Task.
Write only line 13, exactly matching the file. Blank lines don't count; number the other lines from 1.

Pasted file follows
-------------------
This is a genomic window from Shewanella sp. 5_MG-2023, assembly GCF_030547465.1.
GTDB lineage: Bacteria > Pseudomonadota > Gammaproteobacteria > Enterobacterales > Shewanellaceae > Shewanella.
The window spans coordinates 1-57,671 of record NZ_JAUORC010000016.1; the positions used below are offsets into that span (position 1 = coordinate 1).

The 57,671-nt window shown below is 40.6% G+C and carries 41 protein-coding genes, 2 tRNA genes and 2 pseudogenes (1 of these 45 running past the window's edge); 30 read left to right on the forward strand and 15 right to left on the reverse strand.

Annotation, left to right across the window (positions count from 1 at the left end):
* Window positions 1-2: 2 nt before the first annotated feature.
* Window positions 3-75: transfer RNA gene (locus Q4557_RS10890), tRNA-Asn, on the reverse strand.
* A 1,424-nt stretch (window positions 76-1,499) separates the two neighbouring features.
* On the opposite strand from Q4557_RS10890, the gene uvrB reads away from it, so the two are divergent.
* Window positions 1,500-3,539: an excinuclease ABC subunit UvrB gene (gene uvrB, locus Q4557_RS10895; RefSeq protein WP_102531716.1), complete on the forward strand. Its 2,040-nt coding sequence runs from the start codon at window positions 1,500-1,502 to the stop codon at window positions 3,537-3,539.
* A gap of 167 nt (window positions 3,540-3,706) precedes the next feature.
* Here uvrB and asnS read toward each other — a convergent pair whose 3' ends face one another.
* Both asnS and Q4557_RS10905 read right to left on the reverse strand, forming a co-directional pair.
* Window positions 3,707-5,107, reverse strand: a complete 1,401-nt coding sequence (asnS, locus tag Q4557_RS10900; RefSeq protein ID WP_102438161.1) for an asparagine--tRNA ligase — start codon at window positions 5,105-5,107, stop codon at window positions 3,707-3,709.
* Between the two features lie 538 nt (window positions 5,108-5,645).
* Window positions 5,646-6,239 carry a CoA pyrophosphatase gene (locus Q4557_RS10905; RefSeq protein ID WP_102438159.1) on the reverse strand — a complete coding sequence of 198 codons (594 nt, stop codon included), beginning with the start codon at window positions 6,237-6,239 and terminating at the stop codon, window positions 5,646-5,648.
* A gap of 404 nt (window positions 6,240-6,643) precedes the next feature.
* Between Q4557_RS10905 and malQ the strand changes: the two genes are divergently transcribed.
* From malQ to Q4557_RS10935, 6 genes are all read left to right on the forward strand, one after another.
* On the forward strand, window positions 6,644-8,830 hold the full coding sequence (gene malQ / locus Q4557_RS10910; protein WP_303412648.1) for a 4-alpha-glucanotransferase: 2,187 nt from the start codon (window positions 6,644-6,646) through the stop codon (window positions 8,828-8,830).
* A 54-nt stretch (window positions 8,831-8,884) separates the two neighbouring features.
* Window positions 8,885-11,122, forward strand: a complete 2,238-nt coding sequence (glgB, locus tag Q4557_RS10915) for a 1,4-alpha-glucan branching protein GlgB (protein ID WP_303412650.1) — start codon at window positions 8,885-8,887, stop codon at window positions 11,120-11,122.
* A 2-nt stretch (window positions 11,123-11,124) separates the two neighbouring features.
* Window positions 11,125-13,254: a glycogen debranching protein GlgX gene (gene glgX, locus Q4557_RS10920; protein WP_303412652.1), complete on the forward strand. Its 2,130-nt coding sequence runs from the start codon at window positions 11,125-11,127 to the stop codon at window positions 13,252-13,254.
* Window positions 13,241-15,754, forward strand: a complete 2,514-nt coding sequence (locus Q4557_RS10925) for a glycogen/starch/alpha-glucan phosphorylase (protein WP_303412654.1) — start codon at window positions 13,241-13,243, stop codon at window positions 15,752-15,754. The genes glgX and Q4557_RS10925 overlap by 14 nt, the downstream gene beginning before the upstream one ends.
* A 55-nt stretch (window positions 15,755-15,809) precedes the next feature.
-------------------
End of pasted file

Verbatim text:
* Both asnS and Q4557_RS10905 read right to left on the reverse strand, forming a co-directional pair.